When in 2021, 23 young people, enrolled in the San Antonio Independent School District (SAISD) Dual Language Program, received their graduation diplomas, history was made.
They were the first class to graduate from this program in SAISD. According to Luz García Martín, this triumph was the result of a “story that is told beautifully,” but it had its pitfalls or the typical difficulties faced by paradigm-shifting proposals.
The Dual Language Program has developed steadily between 2016 and 2022, growing in this time from two to 61 schools. In its classrooms studied those 23 young graduates who also represent the demographics of SAISD: 90.4% of the school district’s students are Hispanic, and 90% live in economically disadvantaged circumstances. The SAISD demographics echo those collected by the Texas Education Agency (TEA), whose Emergent Bilingual Support Division states that one in five students in Texas is emergent bilingual, that is, students who learn and use a language other than English at home and receive formal English education in school, and represent 20% of all students in the state (English Learner Support Division, 2022). For this reason, the Texas Education Code states that, although English is the state’s basic language, public schools must provide bilingual education and special language programs for these students:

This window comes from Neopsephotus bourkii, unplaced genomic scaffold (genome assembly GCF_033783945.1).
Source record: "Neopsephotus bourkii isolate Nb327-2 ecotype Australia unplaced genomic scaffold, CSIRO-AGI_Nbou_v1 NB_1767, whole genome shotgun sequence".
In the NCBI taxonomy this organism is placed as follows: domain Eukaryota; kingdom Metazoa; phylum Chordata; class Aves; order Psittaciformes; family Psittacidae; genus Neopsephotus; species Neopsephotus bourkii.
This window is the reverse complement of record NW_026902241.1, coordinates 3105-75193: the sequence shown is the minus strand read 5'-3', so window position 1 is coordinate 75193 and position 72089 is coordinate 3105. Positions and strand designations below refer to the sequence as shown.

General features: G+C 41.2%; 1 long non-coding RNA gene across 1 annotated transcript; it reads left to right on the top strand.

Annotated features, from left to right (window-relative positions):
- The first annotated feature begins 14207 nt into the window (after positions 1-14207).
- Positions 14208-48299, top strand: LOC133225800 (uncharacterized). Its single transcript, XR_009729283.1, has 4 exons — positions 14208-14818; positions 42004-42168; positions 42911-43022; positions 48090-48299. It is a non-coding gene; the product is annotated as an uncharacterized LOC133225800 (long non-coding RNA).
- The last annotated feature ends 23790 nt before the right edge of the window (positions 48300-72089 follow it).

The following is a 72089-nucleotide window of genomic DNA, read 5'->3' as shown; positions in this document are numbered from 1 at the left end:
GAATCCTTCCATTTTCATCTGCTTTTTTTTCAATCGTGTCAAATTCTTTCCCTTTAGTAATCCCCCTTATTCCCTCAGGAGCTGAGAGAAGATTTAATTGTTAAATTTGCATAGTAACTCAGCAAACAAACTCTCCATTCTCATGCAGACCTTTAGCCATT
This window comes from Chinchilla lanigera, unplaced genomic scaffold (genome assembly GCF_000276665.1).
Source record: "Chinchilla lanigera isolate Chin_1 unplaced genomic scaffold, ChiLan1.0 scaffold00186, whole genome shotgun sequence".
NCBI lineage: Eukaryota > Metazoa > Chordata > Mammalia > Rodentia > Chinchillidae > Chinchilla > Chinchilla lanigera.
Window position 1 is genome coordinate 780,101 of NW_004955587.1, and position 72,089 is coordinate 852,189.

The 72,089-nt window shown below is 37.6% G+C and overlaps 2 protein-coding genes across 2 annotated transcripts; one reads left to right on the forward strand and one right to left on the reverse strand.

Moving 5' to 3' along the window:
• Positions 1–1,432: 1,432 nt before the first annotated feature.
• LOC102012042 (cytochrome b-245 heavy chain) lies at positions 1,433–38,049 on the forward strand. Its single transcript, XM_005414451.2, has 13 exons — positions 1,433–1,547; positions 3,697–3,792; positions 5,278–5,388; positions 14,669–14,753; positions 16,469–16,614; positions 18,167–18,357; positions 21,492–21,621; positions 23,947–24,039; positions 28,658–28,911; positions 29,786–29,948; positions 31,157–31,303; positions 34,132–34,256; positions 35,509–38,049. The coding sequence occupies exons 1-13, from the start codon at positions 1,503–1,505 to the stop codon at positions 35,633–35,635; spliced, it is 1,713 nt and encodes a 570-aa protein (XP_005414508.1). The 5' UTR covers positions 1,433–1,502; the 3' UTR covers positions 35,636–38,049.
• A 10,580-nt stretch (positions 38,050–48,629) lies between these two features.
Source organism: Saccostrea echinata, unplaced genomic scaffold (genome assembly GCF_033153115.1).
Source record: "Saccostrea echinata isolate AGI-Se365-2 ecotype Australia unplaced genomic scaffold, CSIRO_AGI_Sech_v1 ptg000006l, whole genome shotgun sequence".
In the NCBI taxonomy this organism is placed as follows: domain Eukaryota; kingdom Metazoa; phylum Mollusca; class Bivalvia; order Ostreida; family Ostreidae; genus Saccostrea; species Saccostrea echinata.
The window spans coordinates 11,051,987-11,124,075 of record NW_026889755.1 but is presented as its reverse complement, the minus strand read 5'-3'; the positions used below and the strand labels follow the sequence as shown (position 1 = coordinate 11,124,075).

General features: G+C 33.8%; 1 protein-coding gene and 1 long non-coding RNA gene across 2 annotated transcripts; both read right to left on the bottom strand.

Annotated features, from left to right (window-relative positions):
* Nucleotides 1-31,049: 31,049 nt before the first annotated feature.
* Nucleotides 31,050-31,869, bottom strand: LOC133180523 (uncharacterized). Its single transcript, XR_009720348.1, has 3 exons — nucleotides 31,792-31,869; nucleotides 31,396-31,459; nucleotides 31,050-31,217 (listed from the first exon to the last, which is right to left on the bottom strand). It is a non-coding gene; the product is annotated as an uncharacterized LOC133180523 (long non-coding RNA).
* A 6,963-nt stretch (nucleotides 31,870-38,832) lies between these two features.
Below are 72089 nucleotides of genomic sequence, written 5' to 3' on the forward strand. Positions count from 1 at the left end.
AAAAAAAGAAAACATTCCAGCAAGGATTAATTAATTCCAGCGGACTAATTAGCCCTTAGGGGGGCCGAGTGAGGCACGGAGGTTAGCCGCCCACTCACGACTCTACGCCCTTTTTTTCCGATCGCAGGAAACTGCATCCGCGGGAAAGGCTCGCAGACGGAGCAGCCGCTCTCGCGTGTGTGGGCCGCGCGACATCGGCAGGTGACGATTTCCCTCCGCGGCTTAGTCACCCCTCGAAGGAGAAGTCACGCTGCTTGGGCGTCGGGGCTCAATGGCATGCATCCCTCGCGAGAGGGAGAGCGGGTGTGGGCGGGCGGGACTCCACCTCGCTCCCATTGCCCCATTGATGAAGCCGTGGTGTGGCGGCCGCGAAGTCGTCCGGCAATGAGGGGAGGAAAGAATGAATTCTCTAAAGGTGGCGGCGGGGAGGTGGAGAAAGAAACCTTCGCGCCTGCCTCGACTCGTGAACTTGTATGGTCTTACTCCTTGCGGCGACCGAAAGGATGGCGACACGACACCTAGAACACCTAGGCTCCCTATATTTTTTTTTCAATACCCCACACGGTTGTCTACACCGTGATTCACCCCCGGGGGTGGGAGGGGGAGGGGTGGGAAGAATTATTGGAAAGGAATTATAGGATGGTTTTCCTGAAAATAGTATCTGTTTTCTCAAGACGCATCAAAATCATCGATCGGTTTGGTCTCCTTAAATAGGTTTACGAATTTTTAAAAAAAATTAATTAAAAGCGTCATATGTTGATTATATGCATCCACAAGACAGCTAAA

By Zoraida J. Serrano-Vega
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